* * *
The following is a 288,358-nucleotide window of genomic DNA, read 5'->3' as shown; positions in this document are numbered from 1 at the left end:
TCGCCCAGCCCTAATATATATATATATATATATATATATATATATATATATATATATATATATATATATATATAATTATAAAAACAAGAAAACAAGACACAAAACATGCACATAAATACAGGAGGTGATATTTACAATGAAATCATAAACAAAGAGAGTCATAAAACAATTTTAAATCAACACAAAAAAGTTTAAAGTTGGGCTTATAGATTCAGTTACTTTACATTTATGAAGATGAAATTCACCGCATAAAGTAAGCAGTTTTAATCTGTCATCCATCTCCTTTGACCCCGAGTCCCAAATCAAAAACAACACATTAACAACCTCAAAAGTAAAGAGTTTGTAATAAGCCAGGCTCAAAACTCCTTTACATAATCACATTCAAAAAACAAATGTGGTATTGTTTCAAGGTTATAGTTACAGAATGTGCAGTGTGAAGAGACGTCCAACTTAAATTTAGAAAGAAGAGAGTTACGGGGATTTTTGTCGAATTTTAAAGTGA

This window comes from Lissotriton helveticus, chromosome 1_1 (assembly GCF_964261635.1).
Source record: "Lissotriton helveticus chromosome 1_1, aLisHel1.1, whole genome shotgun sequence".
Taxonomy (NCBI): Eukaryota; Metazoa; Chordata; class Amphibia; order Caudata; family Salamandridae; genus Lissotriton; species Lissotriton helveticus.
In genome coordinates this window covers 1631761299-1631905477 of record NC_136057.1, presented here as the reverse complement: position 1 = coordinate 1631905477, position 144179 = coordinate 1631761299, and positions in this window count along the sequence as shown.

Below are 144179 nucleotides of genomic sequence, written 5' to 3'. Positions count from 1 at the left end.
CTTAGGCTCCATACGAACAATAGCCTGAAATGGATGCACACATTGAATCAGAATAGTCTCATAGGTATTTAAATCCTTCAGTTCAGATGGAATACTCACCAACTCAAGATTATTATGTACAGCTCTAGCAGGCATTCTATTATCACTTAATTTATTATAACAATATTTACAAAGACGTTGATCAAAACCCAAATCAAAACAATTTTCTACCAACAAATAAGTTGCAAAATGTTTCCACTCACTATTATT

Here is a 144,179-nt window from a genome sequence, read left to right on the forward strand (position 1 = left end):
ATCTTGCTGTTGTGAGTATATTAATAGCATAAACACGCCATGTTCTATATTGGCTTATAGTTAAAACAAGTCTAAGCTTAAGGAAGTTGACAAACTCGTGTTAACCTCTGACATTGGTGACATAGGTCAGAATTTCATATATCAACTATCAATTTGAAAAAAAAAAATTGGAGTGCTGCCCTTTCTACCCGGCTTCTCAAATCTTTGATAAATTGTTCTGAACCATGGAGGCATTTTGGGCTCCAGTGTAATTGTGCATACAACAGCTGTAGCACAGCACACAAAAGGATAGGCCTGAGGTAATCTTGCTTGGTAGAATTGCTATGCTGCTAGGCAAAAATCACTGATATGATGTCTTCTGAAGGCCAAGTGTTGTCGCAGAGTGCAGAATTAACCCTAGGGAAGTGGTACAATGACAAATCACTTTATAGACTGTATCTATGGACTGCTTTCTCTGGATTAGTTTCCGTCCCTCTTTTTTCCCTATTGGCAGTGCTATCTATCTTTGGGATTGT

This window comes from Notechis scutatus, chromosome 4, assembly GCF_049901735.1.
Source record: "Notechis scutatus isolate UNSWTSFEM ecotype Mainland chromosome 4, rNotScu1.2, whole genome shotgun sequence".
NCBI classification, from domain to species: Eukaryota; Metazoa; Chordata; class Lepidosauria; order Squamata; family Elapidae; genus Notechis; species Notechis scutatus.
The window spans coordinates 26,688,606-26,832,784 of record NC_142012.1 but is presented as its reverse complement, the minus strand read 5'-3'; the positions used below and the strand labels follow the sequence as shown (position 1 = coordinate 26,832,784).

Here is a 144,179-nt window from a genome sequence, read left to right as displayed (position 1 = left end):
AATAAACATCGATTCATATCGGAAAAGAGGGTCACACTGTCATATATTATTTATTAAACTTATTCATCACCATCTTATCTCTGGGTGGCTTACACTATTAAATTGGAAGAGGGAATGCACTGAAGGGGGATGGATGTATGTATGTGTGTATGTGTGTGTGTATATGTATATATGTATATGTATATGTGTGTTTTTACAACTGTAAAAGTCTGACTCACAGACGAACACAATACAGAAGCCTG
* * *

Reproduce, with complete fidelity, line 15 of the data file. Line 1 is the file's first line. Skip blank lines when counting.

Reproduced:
Here is a 144,179-nt window from a genome sequence, read left to right as displayed (position 1 = left end):